Life in the Neighborhood
Memories of Newtown
Newtown, in the northeast corner of Harrisonburg, was a familiar tangle of streets for the African American community that lived there. Current residents remember it as a place abundant with fruit trees and gardens, bursting with flowers, though missing sidewalks. It was a community that lacked material comforts but made up for it with strong relationships. Everyone knew everyone, and people looked out for each other. Newtown was home.
"The northeast community joined together in the bitter or the sweetness of our lives." -Doris Harper Allen
Newtown as It Was
The Lucy F. Simms School was at the center of Newtown, a neighborhood with a lively mixture of homes and businesses. If you took a stroll around Newtown, you would find an ice cream parlor, grocery stores like Miss Lena's, restaurants like Johnson's and the Chicken Shack, pubs, and barbershops like Tankins' and Rose’s. There were also tearooms, where patrons dressed up for elegant afternoons, and the famous Colonnade, where there was a pool hall, a dance hall, and an arcade.
Alongside the Lucy F. Simms School, the local churches were at the center of community life. People would walk from all over town to attend services at Bethel AME Church, John Wesley United Methodist Church, First Baptist Church, and the Mennonite Mission. Ladies, gentlemen, and children all arrived in their Sunday best. The community gathered together on this day to worship, no matter the distance they had to travel. For church members who were too sick to attend, their names would be included in the program and remembered in the service.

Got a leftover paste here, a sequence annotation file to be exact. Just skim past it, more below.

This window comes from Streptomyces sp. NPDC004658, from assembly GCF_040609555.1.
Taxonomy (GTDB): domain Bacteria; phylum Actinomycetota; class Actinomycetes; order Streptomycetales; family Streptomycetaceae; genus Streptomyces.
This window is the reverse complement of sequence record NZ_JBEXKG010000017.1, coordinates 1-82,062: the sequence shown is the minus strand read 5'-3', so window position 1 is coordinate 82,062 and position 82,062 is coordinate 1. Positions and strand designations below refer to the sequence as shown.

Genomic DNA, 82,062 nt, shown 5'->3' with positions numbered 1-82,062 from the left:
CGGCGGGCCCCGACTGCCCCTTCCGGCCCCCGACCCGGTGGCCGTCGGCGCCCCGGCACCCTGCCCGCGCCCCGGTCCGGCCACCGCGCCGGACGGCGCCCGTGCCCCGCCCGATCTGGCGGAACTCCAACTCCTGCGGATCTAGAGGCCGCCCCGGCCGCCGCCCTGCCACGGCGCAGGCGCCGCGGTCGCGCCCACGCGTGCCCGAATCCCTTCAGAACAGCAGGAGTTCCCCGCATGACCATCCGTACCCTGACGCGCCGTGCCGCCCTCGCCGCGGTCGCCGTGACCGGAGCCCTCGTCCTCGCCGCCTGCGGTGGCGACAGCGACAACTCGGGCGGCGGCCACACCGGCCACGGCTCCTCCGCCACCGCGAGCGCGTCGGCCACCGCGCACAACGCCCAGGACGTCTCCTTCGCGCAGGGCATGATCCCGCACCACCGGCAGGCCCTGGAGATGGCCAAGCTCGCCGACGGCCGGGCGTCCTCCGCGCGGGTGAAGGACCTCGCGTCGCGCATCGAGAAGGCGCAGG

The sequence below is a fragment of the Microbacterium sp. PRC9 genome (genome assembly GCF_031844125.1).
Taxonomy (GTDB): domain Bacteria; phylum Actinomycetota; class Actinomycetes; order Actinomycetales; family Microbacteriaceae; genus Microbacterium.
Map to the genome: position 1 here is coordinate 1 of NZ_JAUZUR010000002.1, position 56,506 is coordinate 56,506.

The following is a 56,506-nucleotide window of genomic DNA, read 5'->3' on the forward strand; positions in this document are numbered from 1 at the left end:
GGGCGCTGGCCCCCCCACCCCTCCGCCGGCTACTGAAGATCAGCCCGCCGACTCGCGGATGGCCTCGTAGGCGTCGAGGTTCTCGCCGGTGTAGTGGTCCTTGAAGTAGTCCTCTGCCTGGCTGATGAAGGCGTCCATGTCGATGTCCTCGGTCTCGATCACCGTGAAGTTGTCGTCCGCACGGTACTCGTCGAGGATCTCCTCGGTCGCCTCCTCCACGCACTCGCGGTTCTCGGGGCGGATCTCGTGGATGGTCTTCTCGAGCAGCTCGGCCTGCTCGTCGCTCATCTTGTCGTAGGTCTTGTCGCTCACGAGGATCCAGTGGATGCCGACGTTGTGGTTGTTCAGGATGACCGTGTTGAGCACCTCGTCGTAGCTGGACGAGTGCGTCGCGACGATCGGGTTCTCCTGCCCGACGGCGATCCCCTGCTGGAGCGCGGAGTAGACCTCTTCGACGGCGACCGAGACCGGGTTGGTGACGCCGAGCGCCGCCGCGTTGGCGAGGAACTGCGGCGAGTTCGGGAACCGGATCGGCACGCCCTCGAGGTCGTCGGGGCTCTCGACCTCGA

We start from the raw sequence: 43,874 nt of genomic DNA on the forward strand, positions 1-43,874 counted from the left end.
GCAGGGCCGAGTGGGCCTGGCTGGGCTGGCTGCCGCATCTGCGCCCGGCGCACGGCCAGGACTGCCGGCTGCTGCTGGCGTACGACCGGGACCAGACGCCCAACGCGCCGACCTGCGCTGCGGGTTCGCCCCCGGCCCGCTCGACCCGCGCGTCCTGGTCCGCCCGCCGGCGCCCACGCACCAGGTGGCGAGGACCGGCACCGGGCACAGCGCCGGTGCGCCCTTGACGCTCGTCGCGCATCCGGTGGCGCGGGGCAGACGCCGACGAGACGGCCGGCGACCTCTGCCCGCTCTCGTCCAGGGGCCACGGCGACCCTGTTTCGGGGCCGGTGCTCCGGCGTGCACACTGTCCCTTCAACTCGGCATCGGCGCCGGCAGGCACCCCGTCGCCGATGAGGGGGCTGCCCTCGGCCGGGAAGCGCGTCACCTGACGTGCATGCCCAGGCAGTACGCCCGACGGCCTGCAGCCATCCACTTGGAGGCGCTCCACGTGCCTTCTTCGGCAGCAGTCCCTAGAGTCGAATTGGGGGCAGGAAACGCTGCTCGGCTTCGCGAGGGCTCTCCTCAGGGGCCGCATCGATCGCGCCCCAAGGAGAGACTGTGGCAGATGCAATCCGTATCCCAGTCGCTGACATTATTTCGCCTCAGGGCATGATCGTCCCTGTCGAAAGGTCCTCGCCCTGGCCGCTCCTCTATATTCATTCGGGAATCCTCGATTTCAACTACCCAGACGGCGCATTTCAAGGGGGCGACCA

“Sunday people wore their hats, they had white gloves; they were dressed to perfection.” -Ruth M. Toliver
The majority of Newtown's social gatherings took place in homes around the neighborhood, and festive lawn parties were often held in people's yards. Lawn parties were known for their bright string lights, singers, homemade ice cream, country ham sandwiches, and good company. Newtown residents also spent summer days relaxing at community spaces like Harris Pool, built thanks to the vision and fundraising leadership of Mr. Kent Frances, a local African American businessman. Ruth M. Toliver describes her "fondest memories of growing up" as "memories of Harrisonburg.... It was just one of the communities where you felt safe."
Following is a gallery of related images.